Another patchwork dressing gown by Marjorie Hunter, PA2012.086, Puke Ariki

Dinah Vincent (my PhD student!) shared her research in the pages of the New Zealand Women’s Weekly from 1945-65. She examined the extent to which readers were encouraged to practice thrift and economy in relation to textiles and clothing. She entertained us with the pattern service, handy hints pages, letters and questions pages. Throughout the 1950s readers were expected to make and remodel all kinds of garments, and to waterproof and dye fearlessly. By 1965 it was acknowledged that readers might be novices and basic techniques were offered.

The third panellist was Lizzie Wratislave. She took me back in time to Semco Art Needlework. They produced instruction books on smocking, embroidery transfers and ready-traced table covers, pillow shams and children’s garments. Popular throughout Australasia in the first half of the twentieth century, theirs was a form of kit-set craft with an extensive range of products. They also ran hugely popular annual competitions. The Hawkes Bay Museum, where she works, has acquired an unfinished child’s dress complete with transfer. The firm also contributed to the war effort.

I can’t mention everyone but other speakers provided much food for thought about, amongst other things:

  • how samplers might speak to a daughter’s attempt to connect vicariously with the memory of her father, killed during the First World War (Vivienne Caughley)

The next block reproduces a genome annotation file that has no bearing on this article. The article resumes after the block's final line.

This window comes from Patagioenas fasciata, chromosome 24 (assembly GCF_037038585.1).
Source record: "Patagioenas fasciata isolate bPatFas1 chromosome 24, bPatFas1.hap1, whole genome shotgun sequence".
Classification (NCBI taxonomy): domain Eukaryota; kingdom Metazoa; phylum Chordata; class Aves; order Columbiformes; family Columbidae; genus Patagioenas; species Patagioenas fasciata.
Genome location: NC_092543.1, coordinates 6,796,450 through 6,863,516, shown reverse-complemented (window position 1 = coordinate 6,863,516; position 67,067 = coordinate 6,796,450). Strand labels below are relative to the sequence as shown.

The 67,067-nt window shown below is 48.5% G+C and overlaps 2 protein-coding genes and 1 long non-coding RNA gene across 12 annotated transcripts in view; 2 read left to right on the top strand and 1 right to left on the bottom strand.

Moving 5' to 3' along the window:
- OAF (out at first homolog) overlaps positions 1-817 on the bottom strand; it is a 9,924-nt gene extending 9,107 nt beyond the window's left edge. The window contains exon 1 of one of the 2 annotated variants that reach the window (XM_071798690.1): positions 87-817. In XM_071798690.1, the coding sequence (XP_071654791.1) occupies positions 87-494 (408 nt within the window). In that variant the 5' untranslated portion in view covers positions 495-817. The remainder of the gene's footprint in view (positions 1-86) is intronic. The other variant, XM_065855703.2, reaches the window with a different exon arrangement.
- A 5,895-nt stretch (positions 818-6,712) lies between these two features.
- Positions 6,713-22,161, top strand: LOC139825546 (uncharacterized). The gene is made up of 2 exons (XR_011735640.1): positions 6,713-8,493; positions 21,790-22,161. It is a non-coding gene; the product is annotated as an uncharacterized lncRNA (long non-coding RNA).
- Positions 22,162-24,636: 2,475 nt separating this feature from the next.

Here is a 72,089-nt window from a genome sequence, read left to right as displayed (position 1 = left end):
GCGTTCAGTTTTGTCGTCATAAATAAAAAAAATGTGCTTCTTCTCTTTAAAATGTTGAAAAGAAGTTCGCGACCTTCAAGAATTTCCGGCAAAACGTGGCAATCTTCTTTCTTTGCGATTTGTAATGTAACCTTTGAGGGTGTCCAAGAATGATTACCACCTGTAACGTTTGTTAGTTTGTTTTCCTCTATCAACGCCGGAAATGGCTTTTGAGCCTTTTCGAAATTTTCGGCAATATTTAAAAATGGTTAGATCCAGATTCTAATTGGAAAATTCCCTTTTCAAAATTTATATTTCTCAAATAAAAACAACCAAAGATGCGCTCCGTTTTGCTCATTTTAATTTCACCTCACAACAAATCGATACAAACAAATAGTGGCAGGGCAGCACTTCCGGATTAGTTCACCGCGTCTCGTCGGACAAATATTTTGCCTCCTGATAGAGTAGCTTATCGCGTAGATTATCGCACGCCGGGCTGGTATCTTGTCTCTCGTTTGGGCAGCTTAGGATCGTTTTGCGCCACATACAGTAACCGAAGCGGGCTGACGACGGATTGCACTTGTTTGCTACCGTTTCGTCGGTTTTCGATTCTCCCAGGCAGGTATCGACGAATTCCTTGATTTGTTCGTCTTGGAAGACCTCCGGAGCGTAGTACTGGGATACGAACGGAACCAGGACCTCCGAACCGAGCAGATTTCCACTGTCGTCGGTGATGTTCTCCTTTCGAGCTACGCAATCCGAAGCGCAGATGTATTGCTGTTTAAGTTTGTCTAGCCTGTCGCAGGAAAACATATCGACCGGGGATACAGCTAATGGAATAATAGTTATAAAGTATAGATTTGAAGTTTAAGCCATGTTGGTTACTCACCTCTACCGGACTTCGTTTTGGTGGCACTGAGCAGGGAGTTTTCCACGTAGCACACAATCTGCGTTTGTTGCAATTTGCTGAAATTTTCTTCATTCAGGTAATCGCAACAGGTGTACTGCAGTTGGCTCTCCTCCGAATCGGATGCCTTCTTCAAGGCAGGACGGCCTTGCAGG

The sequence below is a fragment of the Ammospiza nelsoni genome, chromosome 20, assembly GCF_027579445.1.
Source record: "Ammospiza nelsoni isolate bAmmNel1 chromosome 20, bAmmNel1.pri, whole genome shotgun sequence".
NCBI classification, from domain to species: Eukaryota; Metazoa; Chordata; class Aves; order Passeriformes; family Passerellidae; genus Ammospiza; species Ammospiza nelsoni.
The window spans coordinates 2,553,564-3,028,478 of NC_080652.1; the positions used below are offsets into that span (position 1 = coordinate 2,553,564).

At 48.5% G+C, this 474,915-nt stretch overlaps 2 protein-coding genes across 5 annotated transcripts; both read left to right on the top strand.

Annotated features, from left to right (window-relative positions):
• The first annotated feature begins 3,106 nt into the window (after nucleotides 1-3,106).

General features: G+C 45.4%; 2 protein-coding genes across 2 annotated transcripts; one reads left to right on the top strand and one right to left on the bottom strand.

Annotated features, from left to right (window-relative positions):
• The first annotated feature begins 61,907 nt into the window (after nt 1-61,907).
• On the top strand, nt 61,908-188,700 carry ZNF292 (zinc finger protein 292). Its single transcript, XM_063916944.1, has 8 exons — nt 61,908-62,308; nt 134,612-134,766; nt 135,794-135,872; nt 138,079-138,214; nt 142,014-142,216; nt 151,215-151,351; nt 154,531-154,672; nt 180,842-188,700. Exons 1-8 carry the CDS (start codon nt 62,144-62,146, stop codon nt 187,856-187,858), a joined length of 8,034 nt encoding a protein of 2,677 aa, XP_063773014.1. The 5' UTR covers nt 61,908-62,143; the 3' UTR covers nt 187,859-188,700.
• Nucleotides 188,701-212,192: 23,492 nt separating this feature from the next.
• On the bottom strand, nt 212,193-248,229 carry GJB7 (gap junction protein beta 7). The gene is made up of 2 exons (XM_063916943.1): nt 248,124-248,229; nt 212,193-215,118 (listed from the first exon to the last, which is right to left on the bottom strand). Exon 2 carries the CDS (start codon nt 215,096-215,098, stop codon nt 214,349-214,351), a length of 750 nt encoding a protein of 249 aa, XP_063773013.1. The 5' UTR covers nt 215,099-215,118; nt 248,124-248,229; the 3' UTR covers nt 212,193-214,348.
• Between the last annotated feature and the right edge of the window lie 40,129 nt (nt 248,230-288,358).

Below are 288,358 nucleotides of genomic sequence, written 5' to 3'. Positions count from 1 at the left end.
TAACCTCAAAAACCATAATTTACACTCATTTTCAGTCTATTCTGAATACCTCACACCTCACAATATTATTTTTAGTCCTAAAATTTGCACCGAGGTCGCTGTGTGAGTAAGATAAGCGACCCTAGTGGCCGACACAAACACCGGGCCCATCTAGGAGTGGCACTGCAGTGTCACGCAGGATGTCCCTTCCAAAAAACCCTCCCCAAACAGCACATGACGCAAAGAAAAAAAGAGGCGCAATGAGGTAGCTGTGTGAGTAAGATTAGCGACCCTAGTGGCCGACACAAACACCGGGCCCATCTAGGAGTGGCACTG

• fundraising, knitting and sewing, and singing songs for those troops sent to the South African (Boer) War and the representation and memory of these in stunning contemporary textile artworks (Desi Liversage)
  • how a piupiu (woven flax skirt) ended up being worn by a captain of the Royal Navy as his ship went into action (Patricia Te Arapo Wallace)
  • contemporary crafting in a poorer community, including a wonderful tapestry about Whangarei made by the community on a proper loom! (Catherine Davies-Colley)
  • Auckland fabric artists and World of Wearable Arts winner Susan Holmes who also used what was at hand in terms of materials and skills as creative fuel (Cerys Davidson)




Dress made from 1941 parachute material, Susan Holmes, late1970s

On the second morning, Rosie Taylor-Davies gave a keynote with the intriguing title of ‘Looking after Tommy or What to do with 9,650 nightingales?’ She returned us to the First World War and spoke about the remarkable martialling work of Queen Mary’s Needlework Guild in England, making comforts, paper patterns for woven garments, including bed slippers, and instructions for knitted essentials. She emphasised modification, innovation, and initiative with wonderful images.